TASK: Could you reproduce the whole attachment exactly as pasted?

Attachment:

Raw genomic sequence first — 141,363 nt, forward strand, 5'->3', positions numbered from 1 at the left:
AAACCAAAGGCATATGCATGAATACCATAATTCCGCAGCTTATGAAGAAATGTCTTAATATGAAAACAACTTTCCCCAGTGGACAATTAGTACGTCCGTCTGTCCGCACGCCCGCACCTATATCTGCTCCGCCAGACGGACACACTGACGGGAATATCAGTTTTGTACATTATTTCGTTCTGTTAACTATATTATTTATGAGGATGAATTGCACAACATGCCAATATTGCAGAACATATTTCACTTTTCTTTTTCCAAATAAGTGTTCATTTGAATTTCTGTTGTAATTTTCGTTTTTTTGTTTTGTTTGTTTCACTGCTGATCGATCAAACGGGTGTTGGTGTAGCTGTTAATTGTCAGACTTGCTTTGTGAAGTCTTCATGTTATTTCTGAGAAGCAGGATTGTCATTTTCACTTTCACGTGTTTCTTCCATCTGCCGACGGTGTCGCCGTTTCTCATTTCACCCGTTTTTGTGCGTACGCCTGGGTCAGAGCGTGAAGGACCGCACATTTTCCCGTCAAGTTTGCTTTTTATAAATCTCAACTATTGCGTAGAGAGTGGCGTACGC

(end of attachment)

Raw genomic sequence first — 141,363 nt, forward strand, 5'->3', positions numbered from 1 at the left:
AAACCAAAGGCATATGCATGAATACCATAATTCCGCAGCTTATGAAGAAATGTCTTAATATGAAAACAACTTTCCCCAGTGGACAATTAGTACGTCCGTCTGTCCGCACGCCCGCACCTATATCTGCTCCGCCAGACGGACACACTGACGGGAATATCAGTTTTGTACATTATTTCGTTCTGTTAACTATATTATTTATGAGGATGAATTGCACAACATGCCAATATTGCAGAACATATTTCACTTTTCTTTTTCCAAATAAGTGTTCATTTGAATTTCTGTTGTAATTTTCGTTTTTTTGTTTTGTTTGTTTCACTGCTGATCGATCAAACGGGTGTTGGTGTAGCTGTTAATTGTCAGACTTGCTTTGTGAAGTCTTCATGTTATTTCTGAGAAGCAGGATTGTCATTTTCACTTTCACGTGTTTCTTCCATCTGCCGACGGTGTCGCCGTTTCTCATTTCACCCGTTTTTGTGCGTACGCCTGGGTCAGAGCGTGAAGGACCGCACATTTTCCCGTCAAGTTTGCTTTTTATAAATCTCAACTATTGCGTAGAGAGTGGCGTACGC